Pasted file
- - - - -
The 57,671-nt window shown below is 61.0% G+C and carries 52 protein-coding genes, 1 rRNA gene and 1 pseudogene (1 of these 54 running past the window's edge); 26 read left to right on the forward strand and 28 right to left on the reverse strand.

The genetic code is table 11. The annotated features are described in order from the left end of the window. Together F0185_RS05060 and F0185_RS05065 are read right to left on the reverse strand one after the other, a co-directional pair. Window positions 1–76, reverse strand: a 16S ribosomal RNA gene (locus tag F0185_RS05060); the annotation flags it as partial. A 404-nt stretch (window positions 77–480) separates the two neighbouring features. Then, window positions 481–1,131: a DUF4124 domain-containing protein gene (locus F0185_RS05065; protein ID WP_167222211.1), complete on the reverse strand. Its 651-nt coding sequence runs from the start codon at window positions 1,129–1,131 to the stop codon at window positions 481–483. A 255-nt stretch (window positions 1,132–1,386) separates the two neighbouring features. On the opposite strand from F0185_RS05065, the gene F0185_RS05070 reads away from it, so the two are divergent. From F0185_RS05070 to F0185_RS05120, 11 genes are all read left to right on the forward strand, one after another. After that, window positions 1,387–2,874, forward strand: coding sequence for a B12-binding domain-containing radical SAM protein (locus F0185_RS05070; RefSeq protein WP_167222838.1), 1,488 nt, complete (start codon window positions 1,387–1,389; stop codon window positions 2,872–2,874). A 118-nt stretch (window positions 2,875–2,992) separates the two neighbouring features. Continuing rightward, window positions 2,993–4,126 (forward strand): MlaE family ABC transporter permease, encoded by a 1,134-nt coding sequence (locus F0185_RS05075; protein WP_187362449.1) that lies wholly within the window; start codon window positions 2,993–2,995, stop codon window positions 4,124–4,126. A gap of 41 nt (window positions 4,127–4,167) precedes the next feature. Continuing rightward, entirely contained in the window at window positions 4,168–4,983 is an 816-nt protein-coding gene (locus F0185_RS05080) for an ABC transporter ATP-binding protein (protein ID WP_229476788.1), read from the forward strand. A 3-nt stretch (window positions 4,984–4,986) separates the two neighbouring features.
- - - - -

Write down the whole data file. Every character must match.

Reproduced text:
The 57,671-nt window shown below is 61.0% G+C and carries 52 protein-coding genes, 1 rRNA gene and 1 pseudogene (1 of these 54 running past the window's edge); 26 read left to right on the forward strand and 28 right to left on the reverse strand.

The genetic code is table 11. The annotated features are described in order from the left end of the window. Together F0185_RS05060 and F0185_RS05065 are read right to left on the reverse strand one after the other, a co-directional pair. Window positions 1–76, reverse strand: a 16S ribosomal RNA gene (locus tag F0185_RS05060); the annotation flags it as partial. A 404-nt stretch (window positions 77–480) separates the two neighbouring features. Then, window positions 481–1,131: a DUF4124 domain-containing protein gene (locus F0185_RS05065; protein ID WP_167222211.1), complete on the reverse strand. Its 651-nt coding sequence runs from the start codon at window positions 1,129–1,131 to the stop codon at window positions 481–483. A 255-nt stretch (window positions 1,132–1,386) separates the two neighbouring features. On the opposite strand from F0185_RS05065, the gene F0185_RS05070 reads away from it, so the two are divergent. From F0185_RS05070 to F0185_RS05120, 11 genes are all read left to right on the forward strand, one after another. After that, window positions 1,387–2,874, forward strand: coding sequence for a B12-binding domain-containing radical SAM protein (locus F0185_RS05070; RefSeq protein WP_167222838.1), 1,488 nt, complete (start codon window positions 1,387–1,389; stop codon window positions 2,872–2,874). A 118-nt stretch (window positions 2,875–2,992) separates the two neighbouring features. Continuing rightward, window positions 2,993–4,126 (forward strand): MlaE family ABC transporter permease, encoded by a 1,134-nt coding sequence (locus F0185_RS05075; protein WP_187362449.1) that lies wholly within the window; start codon window positions 2,993–2,995, stop codon window positions 4,124–4,126. A gap of 41 nt (window positions 4,127–4,167) precedes the next feature. Continuing rightward, entirely contained in the window at window positions 4,168–4,983 is an 816-nt protein-coding gene (locus F0185_RS05080) for an ABC transporter ATP-binding protein (protein ID WP_229476788.1), read from the forward strand. A 3-nt stretch (window positions 4,984–4,986) separates the two neighbouring features.